According to various news reports and studies, the U.S. is on the cusp of an entrepreneurial boom. Where is this coming from? From the very same people who drove some of the longest bull runs in stock market history: the Baby Boomers.

Entrepreneurial cheerleaders say the 76-million strong are turning their mid-life crises into mid-life businesses. While I'm sure this is true, the fact is it's very tough to leave a corporate job to start your own company. The older you are, the better paid you are likely to be. You're set in your ways. You have a routine, not to mention probably a pretty sturdy mortgage payment, kids in college or about to go to college and all the other expenses life throws at you. Entrepreneurship is not for the faint of heart or the skinniest of wallets.

While you can partly take care of the financial situation, what some people aren't entirely prepared for is how diminishing it can be to go from "man/woman in the fancy suit" to "scrappy entrepreneur." The shock is, I'm told, enormous from the people who've done it.

I've spoken to enough entrepreneurs who've gone through this process to know that at least these 5 things are true:

1. You realize you have to do everything-and that means, everything. People in companies have a wide support network. They have assistants, interns, junior employees, who absorb a lot of the impact of tedious tasks. Not so when you start a company. Mario Gabelli, a billionaire investor, recounted in my book, Work Smarts, how he was licking his own stamps and designing his own stationary (he copycatted someone else's) when he first started his fund.

2. Decision-making speeds up and they all feel like do or die. In a big company, it's okay to take a while to make decisions. Things have to go through committees. If you take a little longer to make a strategic decision, nobody punishes you for it. Not so in a startup. Stalling on decisions can cost you time and money; sometimes the only way to get an edge on the bigger guys is to move faster and be more nimble. At the same time, making the wrong decision early on can cost you plenty down the road. Again, if you scare easily, this might not be the thing for you.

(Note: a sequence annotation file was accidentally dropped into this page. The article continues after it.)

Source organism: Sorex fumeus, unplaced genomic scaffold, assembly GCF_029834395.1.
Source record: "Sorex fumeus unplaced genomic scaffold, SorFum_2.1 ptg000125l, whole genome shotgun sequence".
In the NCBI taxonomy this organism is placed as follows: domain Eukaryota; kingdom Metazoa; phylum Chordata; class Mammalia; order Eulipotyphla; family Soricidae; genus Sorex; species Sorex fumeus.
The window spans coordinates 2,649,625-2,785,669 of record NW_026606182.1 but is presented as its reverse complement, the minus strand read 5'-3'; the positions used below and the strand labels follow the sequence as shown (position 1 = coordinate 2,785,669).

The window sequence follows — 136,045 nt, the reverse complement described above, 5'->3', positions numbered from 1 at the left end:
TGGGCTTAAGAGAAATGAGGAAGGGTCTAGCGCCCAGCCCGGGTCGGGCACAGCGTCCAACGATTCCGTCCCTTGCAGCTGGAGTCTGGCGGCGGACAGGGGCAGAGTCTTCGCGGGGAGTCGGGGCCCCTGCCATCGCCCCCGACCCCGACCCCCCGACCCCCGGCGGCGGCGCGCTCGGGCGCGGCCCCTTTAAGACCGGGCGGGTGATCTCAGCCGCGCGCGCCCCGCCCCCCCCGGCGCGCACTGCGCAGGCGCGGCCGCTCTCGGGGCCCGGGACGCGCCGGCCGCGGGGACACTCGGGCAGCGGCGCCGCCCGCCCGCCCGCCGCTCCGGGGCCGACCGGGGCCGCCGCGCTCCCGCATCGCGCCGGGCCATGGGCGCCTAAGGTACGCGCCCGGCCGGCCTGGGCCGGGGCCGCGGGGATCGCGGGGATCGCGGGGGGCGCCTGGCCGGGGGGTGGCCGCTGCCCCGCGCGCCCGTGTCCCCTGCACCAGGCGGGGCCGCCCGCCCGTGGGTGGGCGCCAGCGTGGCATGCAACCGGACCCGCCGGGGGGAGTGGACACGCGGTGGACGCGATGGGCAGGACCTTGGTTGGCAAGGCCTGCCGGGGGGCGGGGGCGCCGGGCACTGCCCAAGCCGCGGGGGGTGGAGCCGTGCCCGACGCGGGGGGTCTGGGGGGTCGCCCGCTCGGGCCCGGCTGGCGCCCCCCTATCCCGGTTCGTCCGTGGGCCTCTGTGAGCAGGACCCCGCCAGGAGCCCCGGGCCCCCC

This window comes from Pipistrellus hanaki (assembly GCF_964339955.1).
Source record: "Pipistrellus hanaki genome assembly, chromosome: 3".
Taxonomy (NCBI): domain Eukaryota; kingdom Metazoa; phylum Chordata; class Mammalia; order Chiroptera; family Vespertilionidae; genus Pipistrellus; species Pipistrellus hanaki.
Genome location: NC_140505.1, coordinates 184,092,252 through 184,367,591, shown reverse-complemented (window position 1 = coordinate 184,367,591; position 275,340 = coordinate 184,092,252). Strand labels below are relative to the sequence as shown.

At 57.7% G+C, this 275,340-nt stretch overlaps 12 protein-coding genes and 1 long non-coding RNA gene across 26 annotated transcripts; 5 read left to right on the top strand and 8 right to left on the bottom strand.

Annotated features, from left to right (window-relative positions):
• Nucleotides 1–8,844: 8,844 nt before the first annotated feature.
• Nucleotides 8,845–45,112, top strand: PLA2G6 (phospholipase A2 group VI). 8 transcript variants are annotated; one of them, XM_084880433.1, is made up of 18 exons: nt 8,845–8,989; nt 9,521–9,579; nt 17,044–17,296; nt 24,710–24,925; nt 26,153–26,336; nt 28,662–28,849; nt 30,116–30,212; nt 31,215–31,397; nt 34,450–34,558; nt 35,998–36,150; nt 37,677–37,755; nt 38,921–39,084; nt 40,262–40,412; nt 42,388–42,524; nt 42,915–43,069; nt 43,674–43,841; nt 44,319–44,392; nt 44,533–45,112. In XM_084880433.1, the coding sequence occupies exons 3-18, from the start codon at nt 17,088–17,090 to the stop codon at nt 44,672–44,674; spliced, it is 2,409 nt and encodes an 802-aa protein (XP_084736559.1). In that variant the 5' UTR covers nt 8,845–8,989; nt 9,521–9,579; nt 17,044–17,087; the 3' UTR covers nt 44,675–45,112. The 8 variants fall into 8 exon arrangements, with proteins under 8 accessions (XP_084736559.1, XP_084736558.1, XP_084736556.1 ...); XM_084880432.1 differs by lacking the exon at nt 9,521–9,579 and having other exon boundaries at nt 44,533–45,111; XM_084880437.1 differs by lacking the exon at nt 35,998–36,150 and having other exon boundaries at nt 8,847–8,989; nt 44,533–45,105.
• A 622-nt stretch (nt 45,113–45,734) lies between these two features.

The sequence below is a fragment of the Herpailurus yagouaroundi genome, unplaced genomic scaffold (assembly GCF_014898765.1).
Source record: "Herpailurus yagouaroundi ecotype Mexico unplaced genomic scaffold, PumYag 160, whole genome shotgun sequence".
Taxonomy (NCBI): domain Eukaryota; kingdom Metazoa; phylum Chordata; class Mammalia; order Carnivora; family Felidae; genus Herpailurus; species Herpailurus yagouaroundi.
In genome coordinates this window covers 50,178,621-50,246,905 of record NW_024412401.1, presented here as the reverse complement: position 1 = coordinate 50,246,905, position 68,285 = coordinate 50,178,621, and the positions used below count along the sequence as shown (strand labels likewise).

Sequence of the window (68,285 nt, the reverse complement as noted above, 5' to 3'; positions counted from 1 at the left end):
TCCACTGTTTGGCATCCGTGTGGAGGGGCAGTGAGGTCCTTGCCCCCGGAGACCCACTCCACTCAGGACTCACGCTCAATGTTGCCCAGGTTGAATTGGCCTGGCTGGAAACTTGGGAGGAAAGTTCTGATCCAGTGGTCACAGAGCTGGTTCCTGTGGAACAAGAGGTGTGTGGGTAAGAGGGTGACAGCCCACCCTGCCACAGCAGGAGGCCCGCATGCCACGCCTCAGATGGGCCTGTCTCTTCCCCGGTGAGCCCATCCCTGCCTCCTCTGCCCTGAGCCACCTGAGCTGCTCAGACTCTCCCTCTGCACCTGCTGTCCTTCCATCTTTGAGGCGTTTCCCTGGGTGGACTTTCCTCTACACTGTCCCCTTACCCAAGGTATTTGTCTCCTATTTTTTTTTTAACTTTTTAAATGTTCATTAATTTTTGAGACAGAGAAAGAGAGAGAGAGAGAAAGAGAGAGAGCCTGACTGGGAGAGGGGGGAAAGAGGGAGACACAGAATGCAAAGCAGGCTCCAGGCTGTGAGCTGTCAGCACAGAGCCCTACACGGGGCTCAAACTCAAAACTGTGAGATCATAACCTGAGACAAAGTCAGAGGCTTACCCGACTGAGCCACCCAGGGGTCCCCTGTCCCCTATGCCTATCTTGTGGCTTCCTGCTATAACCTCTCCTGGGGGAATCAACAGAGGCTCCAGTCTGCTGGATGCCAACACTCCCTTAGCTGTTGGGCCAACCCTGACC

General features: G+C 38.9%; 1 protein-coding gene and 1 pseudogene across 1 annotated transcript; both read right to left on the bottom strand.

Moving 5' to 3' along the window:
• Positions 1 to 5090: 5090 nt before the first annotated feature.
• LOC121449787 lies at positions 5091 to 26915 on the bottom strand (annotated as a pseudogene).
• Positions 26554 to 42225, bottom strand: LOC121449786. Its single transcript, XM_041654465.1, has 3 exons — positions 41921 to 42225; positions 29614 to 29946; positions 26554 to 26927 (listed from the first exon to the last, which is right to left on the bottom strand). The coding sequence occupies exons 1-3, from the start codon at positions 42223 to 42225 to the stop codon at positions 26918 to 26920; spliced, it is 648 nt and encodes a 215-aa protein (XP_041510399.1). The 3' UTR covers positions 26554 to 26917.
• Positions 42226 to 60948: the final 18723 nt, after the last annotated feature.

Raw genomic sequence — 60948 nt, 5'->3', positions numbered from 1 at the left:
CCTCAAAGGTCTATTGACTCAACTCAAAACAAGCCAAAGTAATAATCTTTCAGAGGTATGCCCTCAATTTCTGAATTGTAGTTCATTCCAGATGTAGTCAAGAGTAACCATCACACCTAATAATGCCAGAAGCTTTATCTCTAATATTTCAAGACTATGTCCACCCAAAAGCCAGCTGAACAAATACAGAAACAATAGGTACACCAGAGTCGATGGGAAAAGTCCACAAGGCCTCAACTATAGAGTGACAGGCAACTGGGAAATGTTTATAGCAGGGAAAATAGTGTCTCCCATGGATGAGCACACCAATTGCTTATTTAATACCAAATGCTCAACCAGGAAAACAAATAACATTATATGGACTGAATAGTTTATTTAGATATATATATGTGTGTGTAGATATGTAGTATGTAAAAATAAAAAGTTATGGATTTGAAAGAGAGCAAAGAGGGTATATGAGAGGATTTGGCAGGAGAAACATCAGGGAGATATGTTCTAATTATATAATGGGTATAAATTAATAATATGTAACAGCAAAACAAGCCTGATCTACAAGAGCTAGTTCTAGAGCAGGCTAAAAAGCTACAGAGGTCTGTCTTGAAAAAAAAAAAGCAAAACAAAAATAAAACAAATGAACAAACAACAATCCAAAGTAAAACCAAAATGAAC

3. People dismiss you. When you lose the title, you lose the friends. That sucks but it's the truth. Almost everyone I've talked to who's left a big job says the same thing: All those people you thought would be there for you aren't and some of the people you never expected to be there for you...are. Jay Margolis, who left many big retail jobs in his long career at brands like Tommy Hilfiger, Liz Claiborne, and most recently, Cache, says you become "invisible." As he told me in my podcast, Radiate, Jay said when he left Express and before going to Cache, "you don't get calls and you just wonder." Is it because people are small-minded? Listen to what Jay believes in our conversation on iTunes and SoundCloud.

4. A 25-year-old might know more than you. At a big company, you're like the big hot shot with the answers to everything. At a little startup, you might be desperately chasing down that college grad who has the right skills for your business. Suddenly you're eating humble pie because you don't know anything about a new area. You're tweeting and look like a fool doing so. You might be yapping weird social media jargon you know nothing about. Welcome to a whole new, uncomfortable world.

5. Capital is your #1 concern. Forget that you're worried about how you pay your own bills, what about paying your company bills. Entrepreneurs are never out of fund-raising mode and they almost always feel like they're about to go under, even if they've raised a ridiculous amount of money. At that point, they're celebrating every little revenue victory that comes in-10 paid subscribers today? Yay! More than one entrepreneur has told me he or she has had to dip into their savings to make payroll. Balancing that weight on top of having to grow your business can seem like a nightmare. You're constantly moving from crisis to big picture to focusing on trees vs the forest and then vice versa. It can make your head spin.

However, if still after reading this you're hankering to become an entrepreneur, remember this. Every single one I've spoken to-and there have been more than a dozen-have said it's all worth it to be your own boss and build your own business. One in particular who was nearly broke when his company went public said he wouldn't change one single thing and he'd do it all over again.

Are you ready to be that crazy?

If you like this article, you'll love my new podcast, Radiate, featuring interviews with CEOs, entrepreneurs, and thought leaders. You can click on new episodes on iTunes, SoundCloud or on my website. Here is the RSS feed too. And please don't forget to REVIEW the podcast or contact me at!